A drive through the Redwood National Park on any day is a magical experience.  But on a dark and rainy day is a both magical and mystical.  The darkness seemed to heighten the colours and the rain to scare off the hoards of tourists that usually visit.  We felt swathed in a cocoon, almost alone in the forest, surrounded by the magnificent 2,000-year-old trees enveloped by patches of fog.

During our drive throughout the Pacific Northwest, we listened to an audio recording of John Steinbeck’s Travels with Charley, an experience that made me feel that we were somehow kindred spirits of John and Charley as they drove around the US in their specially made camper, Rocinante.   Steinbeck wrote this of the redwoods:

“The redwoods, once seen, leave a mark or create a vision that stays with you always.  No one has ever successfully painted or photographed a redwood tree.  The feeling they produce is not transferable.  From them comes silence and awe.  It’s not only their unbelievable stature, nor the color which seems to shift and vary under your eyes, no, they are not like any trees we know, they are ambassadors from another time.”

Of course, the temptation to take photos is strong and Hans Einar and I could not resist.  The only way to know the glory of the redwoods is to see them for yourself, and I hope you get the chance.  Here are our best efforts to show the redwoods as we saw them, but, as Steinbeck notes, the feeling they produce is not transferable.

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Just try hugging a redwood!

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No trip to the Redwood National Park is complete without a “Tour Through the Tree”, a privately owned tourist attraction that lets you drive your car through a living redwood tree. When we pulled up in the pouring rain to the booth to pay a small entrance fee, the lady in the booth welcomed us by saying “you are two brave souls” to which I responded “or we are too crazy souls” to which she said “that was my other thought”.  She sent us on our way up the winding road to the tree with the words “you’ll be all alone up there!” and, fortunately, we were.  As we passed by on our way out to say goodbye, she told us tales of  summer with queues of cars waiting up to an hour to take the tour through the tree.  We felt very lucky indeed.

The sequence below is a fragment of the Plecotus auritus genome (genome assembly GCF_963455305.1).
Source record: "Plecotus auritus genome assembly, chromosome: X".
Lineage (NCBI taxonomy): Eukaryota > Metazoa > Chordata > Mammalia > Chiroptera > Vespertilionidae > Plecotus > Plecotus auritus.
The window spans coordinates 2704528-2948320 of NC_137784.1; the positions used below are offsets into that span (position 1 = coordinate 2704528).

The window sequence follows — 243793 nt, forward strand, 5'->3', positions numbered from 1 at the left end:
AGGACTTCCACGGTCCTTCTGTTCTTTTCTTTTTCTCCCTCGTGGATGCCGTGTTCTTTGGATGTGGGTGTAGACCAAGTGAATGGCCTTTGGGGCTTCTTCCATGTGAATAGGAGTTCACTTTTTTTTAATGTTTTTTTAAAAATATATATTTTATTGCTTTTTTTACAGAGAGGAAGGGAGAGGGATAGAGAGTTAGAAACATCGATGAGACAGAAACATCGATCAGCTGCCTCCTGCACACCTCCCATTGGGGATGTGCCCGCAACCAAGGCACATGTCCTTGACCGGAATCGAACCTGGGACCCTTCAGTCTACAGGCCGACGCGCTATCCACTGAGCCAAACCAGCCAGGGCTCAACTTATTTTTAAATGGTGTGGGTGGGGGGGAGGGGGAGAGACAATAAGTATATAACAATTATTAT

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Me driving, Hans Einar navigating from outside

On the way to our next destination, Hoopa, California, we stopped at a roadside shop selling salmon jerky, something I just had to try.  The saleswoman explained how the salmon is smoked for 3 days with “LOTS of brown sugar”.  The result is a caramelised salmon candy.  I loved it for its uniqueness (my husband, the Norwegian was not so impressed).  As I paid, the saleswoman asked where I was from and, as I am used to saying now, I replied “Norway”.  She said “Oh, a couple of Norwegians just came by about 10 minutes ago”.

We never did run in to the Norwegians we seemed to be following but we felt somehow that we were with them and they with us in the vast world that is the Redwood National Park.

Next stop, Hoopa, California.